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Swiss Woman Preacher.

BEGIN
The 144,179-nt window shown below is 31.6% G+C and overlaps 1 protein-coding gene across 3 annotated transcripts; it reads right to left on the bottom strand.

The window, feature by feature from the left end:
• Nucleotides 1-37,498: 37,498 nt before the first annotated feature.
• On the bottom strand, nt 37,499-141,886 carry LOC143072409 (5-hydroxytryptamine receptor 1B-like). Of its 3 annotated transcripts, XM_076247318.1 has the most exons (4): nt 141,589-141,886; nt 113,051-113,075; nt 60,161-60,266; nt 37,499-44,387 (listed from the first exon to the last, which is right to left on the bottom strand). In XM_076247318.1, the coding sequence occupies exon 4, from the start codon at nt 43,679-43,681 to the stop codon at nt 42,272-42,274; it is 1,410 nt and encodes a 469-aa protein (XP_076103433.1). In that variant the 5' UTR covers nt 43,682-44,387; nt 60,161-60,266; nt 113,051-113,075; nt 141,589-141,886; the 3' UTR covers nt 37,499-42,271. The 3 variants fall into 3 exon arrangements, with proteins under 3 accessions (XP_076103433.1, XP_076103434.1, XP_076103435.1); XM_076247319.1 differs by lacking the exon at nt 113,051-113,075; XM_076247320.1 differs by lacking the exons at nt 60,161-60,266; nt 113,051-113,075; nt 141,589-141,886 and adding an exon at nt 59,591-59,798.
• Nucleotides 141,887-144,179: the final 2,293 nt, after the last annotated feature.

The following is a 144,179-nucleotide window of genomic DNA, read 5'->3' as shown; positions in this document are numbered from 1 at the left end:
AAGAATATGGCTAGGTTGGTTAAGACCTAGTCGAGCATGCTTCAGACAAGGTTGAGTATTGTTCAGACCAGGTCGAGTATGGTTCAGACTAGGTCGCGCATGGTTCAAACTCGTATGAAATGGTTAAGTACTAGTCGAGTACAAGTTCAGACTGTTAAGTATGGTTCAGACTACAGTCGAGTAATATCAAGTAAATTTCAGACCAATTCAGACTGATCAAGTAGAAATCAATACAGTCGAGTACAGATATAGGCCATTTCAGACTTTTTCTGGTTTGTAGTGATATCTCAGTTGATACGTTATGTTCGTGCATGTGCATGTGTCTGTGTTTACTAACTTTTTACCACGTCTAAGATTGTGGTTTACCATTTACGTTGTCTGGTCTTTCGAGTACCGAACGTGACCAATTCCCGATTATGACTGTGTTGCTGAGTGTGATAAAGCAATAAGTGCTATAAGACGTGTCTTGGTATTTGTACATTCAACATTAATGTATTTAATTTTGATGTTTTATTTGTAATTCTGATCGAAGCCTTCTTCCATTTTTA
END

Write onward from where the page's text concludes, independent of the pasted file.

MI bs Gertrude van Petzold will prob ably be the first woman preacher In Bwltzerland, now that the synod ot the cantons has decided that women may preach. She was formerly min flster of the Free Christian church In iLelcester, England, where she vtl born. She has also preached In UÜB •country. Good For You When the Stomach, Liver and Bowels have "gone back" on you there is nothing will do you so much good as a short course of Hostetter's Stomach Bitters For 58 TEARS it has been helping sickly folks back to health. Try it today. It Does the Work W. N. U., HOUSTON, NO. 40-1911. fcmmm CASTORIA For Infants and Children. The Kind You Have Always Bought Bears the Signature of i ALCOHOL—3 PER CENT /Vegetable Preparation for As similating the Food and Regula ting the Stomachs and Bowels of I nfants/ C hild m.n Promotes Digestion,Cheerful nessandRest.Contains neither Opium.Morphine nor Mineral N ot M arc otic Pecipt of Old ûrSÀmEL/YTVffEK Pumpkin Seed - dix. Senna * fiothtlle Safts -> Anis* Seed * ßrppermint - Bi£arlonaUSctU% Horm Seed - Clarified Suyar . Winttrçreen. Flavor A perfect Remedy for Constipa tion , Sour S to mach, Diarrhoea, Worms .Convulsions .Feverish ness and LOSS OF SLEEP. Tac Simile Signature of/ Tke Centaur Companys new york. Ato months old 35DoSE«»-35tE*T5 ^Guaranteed undcr thc~Foodaij Exact Copy of Wrapper. In Use For Over Thirty Years CASTORIA W. L. DOUGLAS *2.50, *3.00, *3.50 & *4.00 SHOES WOMEN wear WLDonglu stylish, perfect fitting, easy wallon« boots, because they give long wear, same as W.L. Douglas Men's shoes. THE STANDARD OF QUALITY FOR OVER 30 YEARS The wockmamhip which humadeW.L Douglas shoes famous the world over is maintained in every pair. If I could take you into my large fadories at Brockton, Mass., and show you how «»«fully W .L.Douglas shoes are made, you would dien understand why they are war« runted to hold their shape, fit better and wear longo* than any other make for the price CAUTION rhe s ennln ® have W. TU Douglas ! name and price stamped on bottom If yon cannot obtain W U Douglas shoes In »OüGtAS, 1« Spark SU, LoSklL. TWO If Your Child's Eyes are coro or Weak Apply f» jit don't hurt but will cool and soothe the sorest eye. DICKEY DRUG COMPANY, BRISTOL, TENN. Texas Directory McCANE 'S DETECTIVE AGENCY ^Houston, Texas, operates the largest force of ompetent detectives in the South, they render ""«n opinions in cases not handled by them ' ile rate» THE BEST STOCK SADDLES"«*^ able prices, write for free . illustrated catalogue. A. H. HESS & CO. 305 Travis St.. Houston, Tex. PATENTS rïbtained and Trade Marks and Copyrights (registered. Information and an Inventor*! 'Guide Book upon request Offices at 303-4 Lumbermans Bank Bldg., Houston, Texas, and Washington, D. C. Phone 4790. HARDWAY & CATHEY Hotel Brazos HOUSTON, TEXAS Is a Comfortable Hotel. Records on Selection Are you experiencing: difficulty in buying irecord s from catalogue? It is hard to judge by titles. We want to try a plan by sending records to yoa on selection, so you cas hear them played before buying, and return those not wanted. Send for catalogue of records you «ae and receive oar proposition. HOUSTON MONOGRAPH CO. 919 Capitol Ar... Hoarton. Teut In ot In WEAK, ILL AND MISERABLE. How many people suffer from back ache, headache and dizziness with out realizing the cause? These symp toms of kidney trouble are too serious to neglect James C. Hardin, Weatherford, Texas, says: "My feet and limbs became numb and I had terrible pains through the small of my back. Kidney secretions caused untold annoy ance by their fre quency in passage and I began to think there was no hope for me. Doan's Kidney Pills cured me and I have not had the slightest trouble since." "When Your Back is Lame, Remem ber the Name—DOAN'S." For sale by druggists and general storekeepers everywhere. Price 50cv Foster-Milburn Co., Buffalo, N. Y. cverv Picture Tells H Story Keeping Busy. We are told that at New York's com ing municipal budget exhibit bells will be rung and lights flashed to show a birth every four minutes, a death every seven minutes and a marriage every eleven minutes. Just what sort of demonstration is made every time a cafe bottle pops, or bellboy is tipped, we are not told. There is a certain amount of lye in soap, but that is no reason why it should be injected Into the advertise ments. Get a Package of Grandma's Tea Today and give it a triai the next time any member of the family is troubled with an attack of Indigestion, Consti pation, Biliousness, Sour Stomach or Sick Headache. It will relieve the most obstinate cause gently but sure ly, and without that nauseating taste common with most laxatives. It's Made of Herbs and Roots — Nature's Own Remedy — That's All One trial and you will make it a "regular" in the household medicine chest By stimulating the digestive organs to healthy and natural action it purifies the blood, removing that sallow complexion and warding ofl more serious disorders of the stom ach and liver. Your Druggist Has It 25 Cents a Package MEXICAN MUSTANG LINIMENT ACTS LIKE MAGIC J. J. Patterson, M.D., Marshall, Ala., sayss "In my practice I have found that Mex- | icon Mustang Liniment acts Kke magic. In one case it cured an old lady of a, very I severe attack of Rheumatism in the neck I and shoulders." 25c.50c.fl abottkat Dm* * Cent Stone | GREAT DAM GIVES WAY WALL OF WATER 10 FEET HIGH RUSHES THROUGH TOWN. DEATH AND DESTRDDTION follow, and Hundreds of Houses Catch Fire—Many Lives Were Lost. Great Property Damage. Austin, Pa.—Many persons were drowned and untold numbers were maimed Saturday when the great dam of the Bayless Pulp and Paper Com pany, holding back more than 500, 000,000 gallons of water, went out. Many bodies have been recovered, many of them so maimed that recog nition is impossible. Fire follows bursting of natural gas mains. Scores of persons were caught bjeneath debris and slowly cremated. Over one thousand buildings were wrecked. Heavy rains of past two weeks caused reservoir to fill for the first time since erection two years ago. Austin, Pa.—Estimates of the loss of life in the flood that overwhelmed the town of Austin Saturday dimin ished Sunday when an army of volun teer rescuers worked its way into the^, masses of wreckage. In the opinion of many on the ground the number of deaths will not reach 150, while the less hopeful place the list of fatalities at 300. The property loss will èxceed $6,000,000 and it is the general belief that the town will never be rebuilt. Two at least of the large plants will never be reconstructed and a major ity of the business men have been ruined. State authorities in charge of the situation, after a hasty canvass of the population, expressed the belief that not more than 150 are dead in the wreckage. A battalion of State police have surrounded the town and no person without a pass is permitted to enter. Reports from Costello and points further down grew more encouraging as the day advanced. At Costello, while there was a heavy flood loss, it was learned that not more than three persons were drowned. Beyond that point no fatalities have been report ed. Survivors will not suffer from hunger or lack of care, as the sup plies and necessary medicines that were rushed to them seem ample. E. P. Bicknel, National director of the National Red Cross, also arrived Sun day, bringing with him $15,000 in cash for immediate aid. , The homeless have all been pro vided with shelter. On the outskirts of Austin are a number of houses which were vacated by workers in the; Goodyear mill when the plant was dis mantled. These houses have been fill ed with homeless people. The resi dents of Keating Summit have taken in the others, several hundred in num ber. Provisions continued to arrive in large quantities. Many evidences of the tremendous power of the flood were seen Sunday by the workers in the town. Engines weighing twenty-five tons had been rolled along the ground, an immense steel copper was carried a half mile and thrown through the side of a house and steel freight cars were bent double. The greatest damage was done by piles of cut lumber swept before the flood. This acted as a great battering ram which swept buildings from their foundations and unquestionably caused the death of scores who otherwise might have es caped after surviving the first rush of water. Investigation into the cause of the breaking of the dam will be started at once, according to officials in charge of the work of rescue. Millions for Old Soldier. London.—An unexpected and big fortune has fallen to an old soldier, who since his retirement from the army has been employed as a hum ble commissionaire. Sergeant Major Thomas Smith, formerly of the Royal Monmouthshire regiment, has just re ceived news that under the will of a brother who died in Canada he has become heir to a fortune of $2,000,000. District Deputies Appointed. New Orleans.—The following promi nent members of the Benevolent Pro tective Order of Elks who are mem bers of the grand lodge of that or ganization were Saturday appointed district deputies for the Lone Star State by Colonel John P. Sullivan, the newly elected grand exalted ruler of Elkdom: W. S. Howell, Bryan Lodge No. 859, to represent the gulf section of the State. F. M. McClure of Fort Worth Lodge No. 124, North Texas. William T. Atwell of Dallas Lodge No. 71, Northeast Texas. George E. Wallace of El Paso Lodgt No. 187, Weet Texas. Abe Gross of Waco Lodge No. 166, Southwest Texas. New Court House. Nacogdoches, Tex.—The first dirt for the new court house was broken Monday by Shed Williams, an old time negro, who has made Nacog doches his home for the past fifty years. Conroe School Building. Conroe, Tex.—The brick work on the new $25,000 school building will be completed this week and the con tractors hope to have the building ready to turn over to the school board by Christmas. Big Rice Yield. Bay City, Tex.—John Tobeck, a Ger man farmer, living near Bay City, has finished harvesting and marketing his rice crop, which was a most excel lent one. Mr. Tobeck had only forty acres in, but his gross income from 'he 'crop was $3,500. El Paso, Tex.—The manufacture of wax for phonograph records from the candelilla plant which grows in West Texas is rapidly becoming a large industry. Three factories already bave been erected. |(j Munyon's Stomach Treatment Performing Miracles. SÄ™ 1 „ervesmust be made MUNY0N TELLS YOU HOW TO GET WELL FREE OF CHARGE ' A few days ago I received a letter from a young man, who states he is 28 years of age, and has occupied several important positions, but owing to indi gestion and inability to sleep he has been unabie to concentrate his mind upon his work and has consequently been dis charged on the ground of neglect of duty. He goes on to say that he is a young man of steady habits, but for years he has suffered from dyspepsia, which has so affected hfs nerves that he is unable to sleep, and that It is not neglect upon his part, nor lack of interest in the busi ness, but simply physical weakness. He asks my advice in this matter. "For the benefit of a large number of those similarly situated I propose to answer this letter publicly, hoping that it may be the means of helping many who may be affected in this way. "In the first place, the stomach must be made well before the nerves can be strong before one can sleep well. No one is capable of doing his best who is in any way troubled with insomnia or any form of nervousness. The greatest gen erals have been men of iron nerve and indomitable will. They have had perfect digestion, being able to eat well, and di gest all they ate. "It is said that Napoleon lost the bat tle of Waterloo because of a fit of Indi gestion. Grant's enormous reserve power was due to a well stomach. Abraham Lincoln said that 'he did not know that he had a stomach.' Grover Cleveland, It Is said, could work 18 hours a day, eat a hearty meal at 2 or 3 o'clock in the morning, go to bed and sleep soundly un til 9 o'clock and get up refreshed, ready for a new day's work. "Pres. Taft is another type of healthy manhood. Who thinks for one moment that he would be the President of the United States today had he been a dy speptic or affected with some nervous ailment? I claim that two-thirds of all , the failures in professional and business life are due to weak and deranged stom achs. "No business house would care to em ploy a dyspeptic representative to sell goods for them on the road. One-half the men who stand behind counters to day, earning from $12 to $15 a week, will never get beyond these figures, for the reason that they are physically weak. They lack the nerve power and com manding strength that come from a good, sound stomach. "No one cares to hear a dyspeptic preacher. No matter how pious he may be. he is bound to reflect his bilious and jaundiced condition. He will unconsefoiis lv inoculate his hearers with his melan choly feelings. "N q one would think of entrusting an important legal case in the hands of a dyspeptic lawyer, any more than he would care to entrust his own life, or that of a dear one, in the hands of a phy sician who is nervous, irritable or a dy speptic. Men must have good digestion, strong nerves and vital manhood in or der to render a clean, clear-cut decision either in medicine, law or business. "I believe that more than half of the divorces can be traced to ill health. I want every dyspeptic to try my stomach treatment, for it corrects nearly all forms of indigestion and nervousness. It makes old stomachs almost as good as new. Its marvelous power for digesting food and getting the best out of it makes for good rich, red blood. This, in turn, strength ens the nerves, builds up the general sys tem, and will surely prolong life and make it a pleasure to live and do the things allotted to us." Professor Munycm makes no charge for consultation or medical advice: not a pen ny to pay. Address Prof. J. M. Munyon, Munyon's Laboratories. Fifty-third and Jefferson streets. Philadelphia, Pa. Red Cross Christmas Seals. A statement denying the recent re ports about the abandonment of the Red Cross Christmas seal sale has been issued by the National Associa tion for the Study and Prevention of Tuberculosis. The statement declares that not only will the sale be held this year, as in the past three years, but that It will be conducted on broad er lines than ever before. The only order issued by the postoffice depart ment which bears on the sale of Red Cross seals was sent out on July 1, and prohibits the use of the mails to letters and packages bearing non postage stamps on the face, and also to any mail bearing seals which re semble postage stamps, if used either on the face or back. The Red Cross seal to be used this year has been submitted to the postofflce depart ment and approved, and thus may be used, but only on the back of letters and packages. The design to be used this year depicts a pretty winter scene embossed in a heavy red circle. The corners are white, thus giving the ef fect when affixed to a letter or a package of a round seal. Learned From Nature. An enthusiastic friend was dilating fo the woman landscape gardener on the obvious advantages she must de rive from actually superintending the workmen who executed her designs. "Being right out with nature that way you must learn so many interest ing things," said the friend. "I do;"- said the gardener, "I can tell the different kinds of whisky, the dif ferent kinds of tobacco and the differ ent kinds of profanity a rod away." Usual Thing. "Been taxing your eyes lately?" isked the oculist. "Yes," said the patient; "I looked all through a newspaper of 144 pages which came through the mail to me bearing the words 'marked copy.' " "No wonder your eyes smart!" "Oh, but that isn't the worst of it. I didn't find anything marked."—Buf falo Express. fO DRIVE OUT M AT. ART A -. . and build up the system cSS, M a ÄÄ T Ä people and children. SO cent*. For grown As long as there are people In the world who try to get something for nothing, a lot of other people will be able to live without work. Inflammatory Rheumatism may m&lce yon a cripple for life. Don't wait for inflammation to set in. When the first ilight_pain8 appear, drive the poison out with Hamlina Wizard Oil. When we gèt down we wonder how It happened, but when we win we ac cept It as perfectly natural! You Look Prematurely Old 9f thOM ugly» grizzly, gray hairs. Uaa "LA CREOLE" HAIR DRESSING. PRICE, SI.OO, retail. HEALTH AS AN INVESTMENT Fraternal Orders, Labor Unions anil Insurance Companies Erect Tuberculosis Sanitoria. Ai an investment in the health of their members, four large fraternal orders, two international labor unions and one of \he largest Insurance com panies in the United States have es tablished sanatoria for the treatment of tuberculosis, according to a state ment issued by the National Associa tion for the Study and Prevention of Tuberculosis. The Royal League, the first fraternal order to establish a sanatorium, conducts a hospital for its tuberculous members at Black Mountain. The Modern Woodmen of America conducts one at "Colorado Springs; the Workmen's Circle, one at Liberty, N. Y., and the Independent Order of Foresters have one at Rain bow Lake, N. Y., and will soon open a second one at San Fernando, Cal. The International Typographical Union has since 1898 conducted a sanatorium at Colorado Springs, and the Interna tional Printing Pressmen and Assist ants' Union of America has recently opened a new institution at Rogers ville, Tenn. A leading life insurance company is now erecting a sanator ium at Mt. McGregor, N. Y., which will be the first of its kind established by an "old line" insurance company. TOO MUCH FOR SMALL BRAIN Big Word Meant an Effort, but This Little Girl Made Brave Attempt. This Incident occurred Just after a Jewish holiday. It was in a third grade school in Cleveland in a dis trict of Russian and Hungarian Jews. The teacher was explaining the meaning of the word judicious. She asked the children to give her stories about the word. After several had given Illustra tions about the judicious use of money, the teacher said: , "Now give me a story about scone thing judicious, without money in it." A little girl finally volunteered. She said: "On our holiday we had roast goose and a whole lot of other Jew dishes. IGNORANCE IS BLISS. m WTt Miss Oldgirl-—'What do yoti think of Fred proposing to me when he hasn't known me a week? Miss Frank—I think that's the rea son. "ECZEMA ITCHED SO BADLY I COULDN'T STAND IT." "I suffered with eczema on my neck for about six months, beginning by lit tle pimples breaking out. I kept scratching till the blood came. It kept getting worse, I couldn't sleep nights any more. It kept Itching for about a month, then I went to a doctor and got some liquid to take. It seemed as if I was going to get better. The itching stopped for about three days, but when It started again, was even worse than before. The eczema itched so badly I couldn't stand it any more. "I went to a doctor and he gave me some medicine, but didn't do any good. We have been having Cuticura Rem edies in the house, so I decided to try them. I had been using Cuticura Soap, so I got me a box of Cuticura Ointment, and washed off the affected part with Cuticura Soap three times a day, and then put the Cuticura Oint ment on. The first day I put it on, it relieved me of itching so I could sleep all that night. It took about a week, then I could see the scab come off. I kept the treatment up for three weeks, and my eczema was cured. "My brother got his face burned with gun-powder, and he used Cuticura Soap and Ointment. The people all thought he would have scars, but you can't see that he ever had his face ! burned. It was simply awful to look at before the Cuticura Remedies (Soap and Ointment) cured it." (Signed) Miss Elizabeth Gehrki, For rest City, Ark., Oct. 16, 1*510. Although Cuticura Soap arid Ointment are sold' by druggists and dealers everywhere, a sample of each, with 32-page book! will be mailed free on application to "Cuticura," Dept. 17 L, Boston. There are cures for the dope and rum addictions, but the self-kidder never gets it out of his system! B ®AUTf#SUl POST CARDS FREE Send 2c stamp for five samples of my vew choic est Gold Hmbossed Birthday, Flower and Motto rost Cards; beautifnl colors and loveliest designs. Art Post Card Club, TCI Jackson St.. Topeka. Some people ride in airships and some others are flighty by nature. Mrs. Wtnslow's Soothing Syrup for Children teething, softens the gums, reduces inflamma tion, allays pain, cures wind colic, 25c a bottle. Some neighbors don't like it unless you talk about them. PUTNAM FADELESS DYES d f ? ster colors than any ether dye. One 10c package colors all fibers. They dye in cold water better than any otl«r dye aye any garment without npping apart. Write for free booklet—How to Dye, Bleach and Mix Color«. MONROE DRUG COMPANY, Qnl»cy^, It's human nature, but bad medi cine, to buck about the walk up hill after we've enjoyed a good long slide down! Lawn Economic*. "1 note," says the sage, "that yon al low a sprinkler to spray water upon your lawn almost continuously." "Yes," said the native. "We do that to make the grass grow." "But the qther day I saw a man pushing a clicker contrivance over the lawn, and—" », "Oh, yes; that was a lawn mower." "And what is its purpose?" "Why, it cuts the grass." "Then why do you put water on it to make it grow if you simply cut it down as fast as it comes up?"—Judge. FOR TETTER, SCALY PACE ERUP TION Use Tetterine. It is also an absolute cure for Eczema, Ringworm, Erysipe las. Infant's Sore Head and all other itching cutaneous diseases. It gives instant relief and effects permanent cures. "After thirty years experience in the drug business, I can truthfully say that I have never seen a remedy equal to Tetterine for Skin diseases. A few ap plications have made a complete cure of Tetter on hands, which I had almost despaired of ever curing, I also And it unequalled for chapped and rough skin." Roland B. Hall, Druggist, Ma con. Ga. Tetterine, 50 cents at druggists or by mail from J. T. Shuptrine, Savannah, Ga. The world doesn't ask how you got there after you arrive. from woman's ailments are invited to write to the names and addresses here given, for positive proof that Lydia IL Piokham'» Vegetable Compound does cure female ills. Tumor Removed. Elmo, Mo. =Mrs.Sarah J.Stuart,B.F.D.Nb.2, Box 18. Peoria,Ill."»Mra. Christina Reed, 105MoundSt. Natick, Mass.—Mrs. Nathan B. Greaton, El North Main St. Milwaukee,Wis.™Mrs. Emma Imse, 8331st St. Chicago, 111.-= Mrs. Alvena Sperling, 1468 Cly bourne Ave. Galena, Kan.=Mrs.R. K. Huey, 713 MineralAv. Victoria, Miss.»=Mrs. Willie Edwards. Cincinnati, Ohio."*Mrs. W. H. Housh, 7 East; view Ave. „. Change of JLffe. Epping, N,H.=Mrs. Celia E. Stevens. Streator, 111.=Mrs. 3. H. Campbell, 206 North Second St. Brooklyn, N.Y. *=Mrs. Evens, 828 Halsey SU Noah, Ky.<=Mrs. Lizzie Holland. Cathamet, Wash.« M rs. E1 va Barber Edwards. Circleville, Ohio.=Mra. Alice Kirlin, 333 West Huston St. Salem, Ind.=Mrs. Lizzie S. Hinkle, R.R. No. 3. New Orleans, La.—ilrs. GastonBiondeau,1812 Terpsichore St. Mialiawaka, lnd.=Mrs. Chas. Bauer, Sr., 623 East Marion St. Racine,Wis.=Mrs. Katie Knblk, R. 2, Box 51. BeaverFalls,Pa.=Mrs. W.P.Boyd,2410 SJthAv. Maternity Troubles. Bronaugh, Mo.=Mrs. D. F. Aleshire. Phénix, R.I.=Mrs. Wm. O. King, Box 282. Caristadt, N.J.—Mrs. Louis Fischer, 32 Mon roe St. 8onth San ford, Me.—Mrs. Charles A. Austin. Schenectady, ÎJ.Ï . »Mrs. H.Porter ,782Albany Taylorville, Ill.=Mrs. Joe Grantham, 825 W. Vandeveer St. Cincinnati, Ohio.—Mrs. Sophia Hoff, 516 Mo Micken Ave. Big Ron, Pa.=Mrs. W. E. Pooler. Philadelphia, Pa. «Mr«. M. Johnston, 210 Siegel St. ^ Backache. Peoria^l.=Mrs. Clara L. Gauwitz, £. R. No. Augusta, M e. -.Mrs ."Wlnfleld Dana, R. F. D. 2. St. Paul, Minn.—Mrs. B. M. Schorn, 1083 Woodbridge St. Pittsburg, Pa.—Mrs. G. Leiser, 5219 Kinkaid St., E.E. Kearney, Mo.=Mrs. Thomas Asburry. Blue Island, HI.—Mrs. Anna Schwartz, S23 Grove St. East Earl, Pa.—Mrs. Augustus Lyon,R.FJ> 2. Operations Avoided. Slkeston, Mo.—Mrs. Dema Bethune. Gardiner, Me.—Mrs. S. A.Williams, 142 Wash ington Ave. Chicago, ni .=Mrs.Wm. Ahrens, 2239W. 21st St. Bellevue, Ohio.—Mrs. Edith Wieland, 238 Monroe St. DeForest,Wis.—Mrs. August« Vespermann. Dexter, Kansas.—Mrs. lizzie Scott. These women are only a few of thousands of living witnesses ot, the power of Lydia E. Pinkham's Vegetable Compound to cure femala diseases. Not one of these women ever received compensation in any form for the use of their names in this advertisement—but are will ing that we should refer to them because of the good they mar do other suffering women to prove that Lydia E. PinkhamB Vegetable Compound is a reliable and honest medicine, and that the statements made in our advertisementa regarding its merit are the truth and nothing but the truth. Cured Backache " I was sick for five years," says Mr. J. F. Holcak, of Collinsville, Okla. "The best doctors treated me, but they did me no good. One said rheumatism, and another said nervous troubles. Many a time, when I bent over, I could not straighten myself up. I was very bad that way every spring. Sometimes, I could not even turn over in bed without help. Many a time, I had to be carried home and could not work. I could not lift anything, for backache. I took Ka - THEDFORD'S J BL ack- D raugh « # « m » « * and in three weeks I got well. Now, Î never feel any pain or have any other trouble. It is no use to | be sick, when Thedford's Black-Draught costs so little and will make you healthy and able to work." This reliable, vegetable remedy has been in suc cessful use for more than 70 years. To purify the blood, renew the appetite, regulate liver, stomach and bowels, we urge you to try it Why suffer, when the same relief that Mr. Holcak found, is within easy reach of you ? At every drug store. Price 25 < When Building Church, School or 7'AcaJJ ot reseating same, write for Catalog X9, mentioning class of building. Dealers, agency proposition. Everything in Black-boârds and School Supplies. AskforCa»ws TEXAS SEATING COMPANY, 285 West Jackson St., Fort Worth, To Cet Ifs Beneficial Effect* Always Buy the Genuin« swflgs aru) fllXIR^ENNA manufactured byihe Sold by all leading Druggists 0nesize0nly,50i o batik £ FOR EYE ACHES Organic Displacement*. Black Duck, Minn.—Mrs. Anna Andenea? Box 19. Wesleyvilie.Pa.—Mrs. Maggie Ester,R.FJD .1, Trenton, Mo.— Mrs. W. T. Purneli, 307 iinoola Avenue. Camden,N J.—Mrs. El la John» ton,288Liberty Chicago, HI.—Mrs. Wm. Tally, 9052 Ogdea Avenue. Painful Period*. Caledonia, Wis.—Mrs. Ph. Schattner. RR. 14» Box 64. Adrian, Mo.— Mrs. C. B. Mason^R-R. No. 8. N. Oxford, Mass.—Miss Amelia Duso, Box 14. Baltimore, Ohio.—MrsA.A.Balenger,R.F.D.l, Negaunee, Mich. —Mrs. MarySedlock ,Box 127J» Orr vi lie, Ohio.—Mrs. E. F. Wagner, Box 320. Atwater, Ohio.—Miss Minnie Mueihaupt. PrairieduChien,Wis.—Mrs. Julia Konicheek, R. No. L ^ Intgnlarity, Buffalo, N.T.—Mrs. Clara Dar brake, 17Marle> mont St. Cyrille. Hudson, Ohio.—Mrs. Geo. Strickler, B. No. L Box 32. Ovarian Trouble. Murrayviïle, 111.—Sirs. Chas. Moore, R. R. S. Philadelphia, Fa.— Mrs. Chas. ËoeU, 2iiï N. Mole St. Minneapolis, Minn.—Mrs. John G. Moldan. 2115 Second St., North, Hudson, Oblo.—Mrs. Lena Carmocino.R.FD.7» Westwood, Md.— Mrs. John F. Richards. Benjamin, Mo.—Mrs. Julia Frantz, B,FJ>. V Female Weakness. W. Terre Haute, Ind.— Mrs. ArtieE.Hamilti Elm?, Mo.—Mrs. A. C. Da Vault. Lawrence,Iowa. — M rs. -I alia A. Snow. R. 1 JJtioa, Ohio.—Mrs. Mary Earlwlne, R. F. Bellevue, Ohio.—Mrs. Charley Chapman, Rjr* D. No. 7. Elgiru 111.—Mrs. Henry I>i»eberg, 743 Adam* 8chaefferstown, Pa,—Mrs. Cyrus Hetrich. Cresson, Pa.—Mrs. Ella E. Aikey. Fairchance, Pa.—Mrs. Idelia A. Dunham, Box 152. Nervous Prostration. y Knoxville, Iowa.—Mrs. ClaraFrank s,RJJ). L Oronogo, Mo.—Mrs. Mae McKnight. \ i Camden, N.J.-Mrs. W. P.Valentine, coin Avenue. Muddy, 111.—Mrs. May Nolett, BrookviUe, Ohio.—Mrs. R. Kinnison. FltchvUle. Ohio.—Mrs. C. Cole. Philadelphia, Pa.—Mrs. Frank Clark, 3418 M. Allegheny Ave.